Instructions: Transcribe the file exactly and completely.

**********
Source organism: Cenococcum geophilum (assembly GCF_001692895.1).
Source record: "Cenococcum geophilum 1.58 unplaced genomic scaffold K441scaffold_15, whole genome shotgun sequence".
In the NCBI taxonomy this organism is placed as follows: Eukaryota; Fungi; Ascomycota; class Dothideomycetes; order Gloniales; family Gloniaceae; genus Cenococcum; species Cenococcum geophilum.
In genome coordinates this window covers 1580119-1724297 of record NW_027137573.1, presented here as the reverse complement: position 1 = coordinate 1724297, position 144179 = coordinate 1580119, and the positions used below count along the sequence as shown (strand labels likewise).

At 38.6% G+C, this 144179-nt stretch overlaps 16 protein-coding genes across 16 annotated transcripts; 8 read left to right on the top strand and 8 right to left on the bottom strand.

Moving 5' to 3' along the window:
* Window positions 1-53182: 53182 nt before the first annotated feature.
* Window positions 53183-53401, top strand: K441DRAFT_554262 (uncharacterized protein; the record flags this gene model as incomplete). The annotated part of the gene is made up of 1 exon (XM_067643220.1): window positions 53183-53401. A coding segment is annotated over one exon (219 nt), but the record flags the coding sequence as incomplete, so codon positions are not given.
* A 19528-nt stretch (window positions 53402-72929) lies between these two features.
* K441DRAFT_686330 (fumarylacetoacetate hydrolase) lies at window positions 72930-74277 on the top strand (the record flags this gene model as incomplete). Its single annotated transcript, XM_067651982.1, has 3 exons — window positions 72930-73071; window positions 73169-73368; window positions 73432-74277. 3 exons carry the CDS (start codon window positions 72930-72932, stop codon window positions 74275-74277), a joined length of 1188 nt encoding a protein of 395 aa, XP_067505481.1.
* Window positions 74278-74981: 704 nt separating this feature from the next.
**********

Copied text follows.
Source organism: Cenococcum geophilum (assembly GCF_001692895.1).
Source record: "Cenococcum geophilum 1.58 unplaced genomic scaffold K441scaffold_15, whole genome shotgun sequence".
In the NCBI taxonomy this organism is placed as follows: Eukaryota; Fungi; Ascomycota; class Dothideomycetes; order Gloniales; family Gloniaceae; genus Cenococcum; species Cenococcum geophilum.
In genome coordinates this window covers 1580119-1724297 of record NW_027137573.1, presented here as the reverse complement: position 1 = coordinate 1724297, position 144179 = coordinate 1580119, and the positions used below count along the sequence as shown (strand labels likewise).

At 38.6% G+C, this 144179-nt stretch overlaps 16 protein-coding genes across 16 annotated transcripts; 8 read left to right on the top strand and 8 right to left on the bottom strand.

Moving 5' to 3' along the window:
* Window positions 1-53182: 53182 nt before the first annotated feature.
* Window positions 53183-53401, top strand: K441DRAFT_554262 (uncharacterized protein; the record flags this gene model as incomplete). The annotated part of the gene is made up of 1 exon (XM_067643220.1): window positions 53183-53401. A coding segment is annotated over one exon (219 nt), but the record flags the coding sequence as incomplete, so codon positions are not given.
* A 19528-nt stretch (window positions 53402-72929) lies between these two features.
* K441DRAFT_686330 (fumarylacetoacetate hydrolase) lies at window positions 72930-74277 on the top strand (the record flags this gene model as incomplete). Its single annotated transcript, XM_067651982.1, has 3 exons — window positions 72930-73071; window positions 73169-73368; window positions 73432-74277. 3 exons carry the CDS (start codon window positions 72930-72932, stop codon window positions 74275-74277), a joined length of 1188 nt encoding a protein of 395 aa, XP_067505481.1.
* Window positions 74278-74981: 704 nt separating this feature from the next.